Astronomy magazine’s legacy — and a mini “museum”

Posted by David Eicher
on Friday, May 27, 2011

Although this year is the 38th in the history of Astronomy magazine, it is a big year for remembering the magazine’s heritage. Some amateur astronomers are not aware of the fact that for 31 of those years, Astronomy has been the largest circulation title on the subject, well ahead of its competitors. The modest publication that Steve Walther started as an outgrowth of his college work quickly caught fire as the most widely read publication of its type. In this big year of remembering the magazine’s legacy, several interesting things are going on behind the scenes at Astronomy’s offices.

Steve Walther’s portrait hangs above the Astronomy magazine case. // All photos by David J. Eicher

The magazine’s legacy is fresh in mind because I’ve just finished writing a 24,000-word history of the publication, the first ever done. This is in conjunction with a big project that you will see later this year. Rich Talcott and I, who have been with the magazine for many years (me, 29 years; Rich, 25 years), are going to bring you some special remembrances of things from the past over the coming months.

We’ve also established a display case “museum” for the first time at our office, and if any of you are in the Milwaukee, Wisconsin, area, I encourage you to give us a call, drop by, and say hello. Although the exhibits in our showcase will change from time to time, I have started with some of the awards given to the magazine over the years from Folio magazine, the American Institute of Physics, and other organizations. The bottom shelf of the display also includes some artifacts like spacecraft hardware, such as gold insulating foil from the Apollo program and a piece of insulating wrap from the WUPPE telescope that flew on the space shuttle.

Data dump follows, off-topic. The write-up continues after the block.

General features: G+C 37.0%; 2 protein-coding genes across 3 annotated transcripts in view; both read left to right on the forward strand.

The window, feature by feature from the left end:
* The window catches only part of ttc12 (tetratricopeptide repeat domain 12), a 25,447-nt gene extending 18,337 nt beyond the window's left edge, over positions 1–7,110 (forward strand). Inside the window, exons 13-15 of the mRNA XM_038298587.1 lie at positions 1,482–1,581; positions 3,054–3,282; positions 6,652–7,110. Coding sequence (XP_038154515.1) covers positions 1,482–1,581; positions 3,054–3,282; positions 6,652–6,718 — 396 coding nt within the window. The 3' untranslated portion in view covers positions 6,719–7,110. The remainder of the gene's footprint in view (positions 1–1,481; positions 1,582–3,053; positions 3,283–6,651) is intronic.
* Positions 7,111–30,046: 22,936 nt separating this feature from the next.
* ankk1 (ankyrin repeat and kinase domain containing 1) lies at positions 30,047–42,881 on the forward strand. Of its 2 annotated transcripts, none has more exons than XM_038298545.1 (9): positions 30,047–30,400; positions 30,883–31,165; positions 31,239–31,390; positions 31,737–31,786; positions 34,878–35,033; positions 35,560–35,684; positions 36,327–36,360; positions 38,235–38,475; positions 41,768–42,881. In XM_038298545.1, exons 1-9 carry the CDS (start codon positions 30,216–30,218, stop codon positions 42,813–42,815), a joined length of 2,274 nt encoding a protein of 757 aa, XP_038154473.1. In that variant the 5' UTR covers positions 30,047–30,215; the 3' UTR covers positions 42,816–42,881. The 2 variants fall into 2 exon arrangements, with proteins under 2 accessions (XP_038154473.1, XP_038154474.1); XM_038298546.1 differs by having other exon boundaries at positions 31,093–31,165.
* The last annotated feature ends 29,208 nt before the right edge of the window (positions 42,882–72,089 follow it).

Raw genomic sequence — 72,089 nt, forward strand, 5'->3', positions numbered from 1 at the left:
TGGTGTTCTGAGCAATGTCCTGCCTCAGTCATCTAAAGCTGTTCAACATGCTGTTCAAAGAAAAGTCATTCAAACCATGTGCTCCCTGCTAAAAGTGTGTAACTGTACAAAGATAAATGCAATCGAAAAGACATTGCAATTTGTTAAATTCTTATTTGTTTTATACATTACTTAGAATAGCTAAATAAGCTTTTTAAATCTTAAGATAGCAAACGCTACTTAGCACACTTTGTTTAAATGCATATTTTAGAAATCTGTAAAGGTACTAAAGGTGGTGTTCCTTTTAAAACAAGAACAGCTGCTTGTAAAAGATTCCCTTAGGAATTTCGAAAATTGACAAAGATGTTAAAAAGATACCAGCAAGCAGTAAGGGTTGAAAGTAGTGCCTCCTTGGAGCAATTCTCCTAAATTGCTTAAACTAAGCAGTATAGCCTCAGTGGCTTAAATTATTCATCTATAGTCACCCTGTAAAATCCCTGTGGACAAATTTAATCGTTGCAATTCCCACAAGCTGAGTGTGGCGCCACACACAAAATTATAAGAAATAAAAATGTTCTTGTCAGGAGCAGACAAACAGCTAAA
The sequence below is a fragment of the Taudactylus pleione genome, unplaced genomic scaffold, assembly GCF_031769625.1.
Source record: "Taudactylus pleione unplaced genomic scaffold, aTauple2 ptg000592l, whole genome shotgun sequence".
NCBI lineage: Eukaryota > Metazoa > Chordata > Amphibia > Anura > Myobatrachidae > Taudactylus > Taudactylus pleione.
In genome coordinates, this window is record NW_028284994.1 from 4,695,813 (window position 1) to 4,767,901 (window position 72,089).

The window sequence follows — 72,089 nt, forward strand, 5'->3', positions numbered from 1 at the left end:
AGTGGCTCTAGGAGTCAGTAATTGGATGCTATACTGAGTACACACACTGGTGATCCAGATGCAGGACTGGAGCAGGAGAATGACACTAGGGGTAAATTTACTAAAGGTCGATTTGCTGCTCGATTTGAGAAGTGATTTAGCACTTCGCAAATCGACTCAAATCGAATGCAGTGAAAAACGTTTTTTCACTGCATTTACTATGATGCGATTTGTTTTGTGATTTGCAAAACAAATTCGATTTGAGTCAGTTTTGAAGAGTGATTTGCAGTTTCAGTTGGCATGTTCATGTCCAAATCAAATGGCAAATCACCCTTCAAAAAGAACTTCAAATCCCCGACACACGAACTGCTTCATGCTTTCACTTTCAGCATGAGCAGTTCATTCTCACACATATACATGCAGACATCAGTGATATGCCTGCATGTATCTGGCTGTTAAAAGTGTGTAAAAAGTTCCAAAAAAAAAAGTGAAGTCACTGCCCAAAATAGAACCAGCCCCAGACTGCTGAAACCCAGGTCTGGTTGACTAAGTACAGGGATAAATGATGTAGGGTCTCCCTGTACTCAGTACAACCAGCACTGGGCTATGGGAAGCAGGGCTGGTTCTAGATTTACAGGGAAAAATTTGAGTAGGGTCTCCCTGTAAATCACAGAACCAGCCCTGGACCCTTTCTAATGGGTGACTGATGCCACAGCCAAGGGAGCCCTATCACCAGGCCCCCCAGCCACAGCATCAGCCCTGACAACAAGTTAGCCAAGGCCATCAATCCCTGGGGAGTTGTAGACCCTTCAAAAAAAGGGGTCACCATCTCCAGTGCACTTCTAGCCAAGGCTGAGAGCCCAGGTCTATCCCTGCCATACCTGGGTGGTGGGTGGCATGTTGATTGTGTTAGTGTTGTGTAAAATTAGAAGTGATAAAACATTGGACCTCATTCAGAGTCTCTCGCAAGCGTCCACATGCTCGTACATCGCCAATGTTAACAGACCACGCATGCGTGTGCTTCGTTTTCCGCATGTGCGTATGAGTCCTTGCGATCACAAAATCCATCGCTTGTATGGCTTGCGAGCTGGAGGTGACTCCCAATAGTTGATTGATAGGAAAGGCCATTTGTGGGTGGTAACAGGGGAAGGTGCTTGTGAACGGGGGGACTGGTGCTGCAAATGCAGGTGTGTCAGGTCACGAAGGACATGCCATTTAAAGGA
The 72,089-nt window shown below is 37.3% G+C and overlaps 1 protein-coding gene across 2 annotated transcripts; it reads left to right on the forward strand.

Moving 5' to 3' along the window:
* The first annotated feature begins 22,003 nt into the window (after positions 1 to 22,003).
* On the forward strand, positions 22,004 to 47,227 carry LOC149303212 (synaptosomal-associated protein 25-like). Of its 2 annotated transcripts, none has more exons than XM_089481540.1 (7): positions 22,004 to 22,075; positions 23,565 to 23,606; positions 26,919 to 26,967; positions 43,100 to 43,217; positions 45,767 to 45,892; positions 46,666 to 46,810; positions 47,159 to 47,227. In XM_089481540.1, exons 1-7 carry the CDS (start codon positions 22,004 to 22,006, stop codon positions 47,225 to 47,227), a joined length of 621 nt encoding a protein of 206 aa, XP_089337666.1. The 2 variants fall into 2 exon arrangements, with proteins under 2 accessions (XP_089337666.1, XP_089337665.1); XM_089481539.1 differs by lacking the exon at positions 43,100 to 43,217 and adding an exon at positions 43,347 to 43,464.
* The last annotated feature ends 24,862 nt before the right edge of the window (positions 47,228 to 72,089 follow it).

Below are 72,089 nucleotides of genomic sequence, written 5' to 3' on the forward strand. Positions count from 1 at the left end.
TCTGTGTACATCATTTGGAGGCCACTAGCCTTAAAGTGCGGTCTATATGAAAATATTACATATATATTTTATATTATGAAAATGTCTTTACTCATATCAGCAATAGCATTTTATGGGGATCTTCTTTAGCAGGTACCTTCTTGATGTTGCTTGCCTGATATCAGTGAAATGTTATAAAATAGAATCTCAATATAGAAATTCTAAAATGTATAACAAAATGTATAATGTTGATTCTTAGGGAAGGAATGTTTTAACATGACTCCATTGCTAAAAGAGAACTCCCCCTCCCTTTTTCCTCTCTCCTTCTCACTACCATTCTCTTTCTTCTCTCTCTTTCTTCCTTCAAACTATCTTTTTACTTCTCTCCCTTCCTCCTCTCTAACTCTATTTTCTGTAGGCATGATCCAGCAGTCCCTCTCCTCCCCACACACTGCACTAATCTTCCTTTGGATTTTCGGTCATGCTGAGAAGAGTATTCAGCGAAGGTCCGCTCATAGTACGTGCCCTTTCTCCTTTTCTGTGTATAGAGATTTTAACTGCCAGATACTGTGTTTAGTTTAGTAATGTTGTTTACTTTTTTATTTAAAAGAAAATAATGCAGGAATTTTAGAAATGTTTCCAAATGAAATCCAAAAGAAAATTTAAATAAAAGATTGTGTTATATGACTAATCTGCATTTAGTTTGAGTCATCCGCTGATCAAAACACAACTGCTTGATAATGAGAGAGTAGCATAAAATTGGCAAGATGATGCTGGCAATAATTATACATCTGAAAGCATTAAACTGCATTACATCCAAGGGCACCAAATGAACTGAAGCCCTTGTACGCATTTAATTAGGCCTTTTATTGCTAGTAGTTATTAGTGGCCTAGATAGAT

The Astronomy magazine offices now contain a display case “museum” of magazine and astronomy-related artifacts.
 The top shelf exhibits samples of meteorites from my collection, including lunar and martian rocks. It also showcases artifacts from the Pettididier refractor telescope, which belonged to Walther, currently standing in Kalmbach Publishing Co.’s lobby.

Finally, the middle shelf includes signed books from Pluto discoverer Clyde Tombaugh and Milky Way expert Bart Bok, and the annotated manuscript of the last article Carl Sagan wrote for Astronomy magazine. That shelf also contains miscellaneous historical letters from such notables as John Herschel and George Airy.

And now nicely mounted above the display, we have a portrait of the magazine’s founder, who died tragically at age 33 — but not before he gave the world the most treasured astronomy magazine of all time.

The display includes some of the awards won by the magazine over the years.

Meteorites from Dave Eicher’s collection give viewers of the “museum” a taste of outer space.

The original lens and eyepieces from Steve Walther’s antique refractor are included in the display.

An inscribed copy of Bart Bok’s famous book "The Milky Way" recalls the great Dutch-American astronomer.

The past comes to life through an inscribed copy of "Out of the Darkness" by Pluto discoverer Clyde Tombaugh and from letters such as one written by John Herschel.

Carl Sagan’s annotated final manuscript written for Astronomy magazine has a special place in the exhibit.

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